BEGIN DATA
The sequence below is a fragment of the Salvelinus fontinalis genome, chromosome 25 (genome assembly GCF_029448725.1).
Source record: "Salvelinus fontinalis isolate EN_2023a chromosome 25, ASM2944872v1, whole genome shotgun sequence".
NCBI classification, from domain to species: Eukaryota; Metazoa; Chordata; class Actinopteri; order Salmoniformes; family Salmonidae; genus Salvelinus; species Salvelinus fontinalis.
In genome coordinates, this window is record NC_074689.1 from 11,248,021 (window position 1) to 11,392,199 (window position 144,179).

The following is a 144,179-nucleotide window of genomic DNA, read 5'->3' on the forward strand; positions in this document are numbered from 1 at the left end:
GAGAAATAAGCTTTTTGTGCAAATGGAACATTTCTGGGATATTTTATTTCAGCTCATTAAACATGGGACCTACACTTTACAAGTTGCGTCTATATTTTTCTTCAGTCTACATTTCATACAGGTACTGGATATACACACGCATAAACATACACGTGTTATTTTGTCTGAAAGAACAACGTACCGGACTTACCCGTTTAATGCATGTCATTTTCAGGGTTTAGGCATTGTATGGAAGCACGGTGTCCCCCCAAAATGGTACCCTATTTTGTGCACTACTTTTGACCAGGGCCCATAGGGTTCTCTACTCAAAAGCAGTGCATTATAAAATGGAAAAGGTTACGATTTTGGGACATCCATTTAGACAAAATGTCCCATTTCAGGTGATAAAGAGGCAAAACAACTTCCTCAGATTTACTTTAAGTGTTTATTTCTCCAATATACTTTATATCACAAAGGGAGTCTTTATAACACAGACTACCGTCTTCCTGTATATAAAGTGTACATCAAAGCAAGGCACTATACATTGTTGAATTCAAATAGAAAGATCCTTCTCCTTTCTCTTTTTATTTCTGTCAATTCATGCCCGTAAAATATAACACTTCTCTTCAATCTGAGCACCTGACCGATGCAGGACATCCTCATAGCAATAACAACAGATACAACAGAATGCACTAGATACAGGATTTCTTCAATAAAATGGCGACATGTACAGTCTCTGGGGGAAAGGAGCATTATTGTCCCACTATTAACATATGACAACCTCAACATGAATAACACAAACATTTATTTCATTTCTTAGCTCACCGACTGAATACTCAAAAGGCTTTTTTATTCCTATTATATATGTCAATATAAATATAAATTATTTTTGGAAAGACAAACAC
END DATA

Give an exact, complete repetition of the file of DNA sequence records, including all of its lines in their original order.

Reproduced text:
The sequence below is a fragment of the Salvelinus fontinalis genome, chromosome 25 (genome assembly GCF_029448725.1).
Source record: "Salvelinus fontinalis isolate EN_2023a chromosome 25, ASM2944872v1, whole genome shotgun sequence".
NCBI classification, from domain to species: Eukaryota; Metazoa; Chordata; class Actinopteri; order Salmoniformes; family Salmonidae; genus Salvelinus; species Salvelinus fontinalis.
In genome coordinates, this window is record NC_074689.1 from 11,248,021 (window position 1) to 11,392,199 (window position 144,179).

The following is a 144,179-nucleotide window of genomic DNA, read 5'->3' on the forward strand; positions in this document are numbered from 1 at the left end:
GAGAAATAAGCTTTTTGTGCAAATGGAACATTTCTGGGATATTTTATTTCAGCTCATTAAACATGGGACCTACACTTTACAAGTTGCGTCTATATTTTTCTTCAGTCTACATTTCATACAGGTACTGGATATACACACGCATAAACATACACGTGTTATTTTGTCTGAAAGAACAACGTACCGGACTTACCCGTTTAATGCATGTCATTTTCAGGGTTTAGGCATTGTATGGAAGCACGGTGTCCCCCCAAAATGGTACCCTATTTTGTGCACTACTTTTGACCAGGGCCCATAGGGTTCTCTACTCAAAAGCAGTGCATTATAAAATGGAAAAGGTTACGATTTTGGGACATCCATTTAGACAAAATGTCCCATTTCAGGTGATAAAGAGGCAAAACAACTTCCTCAGATTTACTTTAAGTGTTTATTTCTCCAATATACTTTATATCACAAAGGGAGTCTTTATAACACAGACTACCGTCTTCCTGTATATAAAGTGTACATCAAAGCAAGGCACTATACATTGTTGAATTCAAATAGAAAGATCCTTCTCCTTTCTCTTTTTATTTCTGTCAATTCATGCCCGTAAAATATAACACTTCTCTTCAATCTGAGCACCTGACCGATGCAGGACATCCTCATAGCAATAACAACAGATACAACAGAATGCACTAGATACAGGATTTCTTCAATAAAATGGCGACATGTACAGTCTCTGGGGGAAAGGAGCATTATTGTCCCACTATTAACATATGACAACCTCAACATGAATAACACAAACATTTATTTCATTTCTTAGCTCACCGACTGAATACTCAAAAGGCTTTTTTATTCCTATTATATATGTCAATATAAATATAAATTATTTTTGGAAAGACAAACAC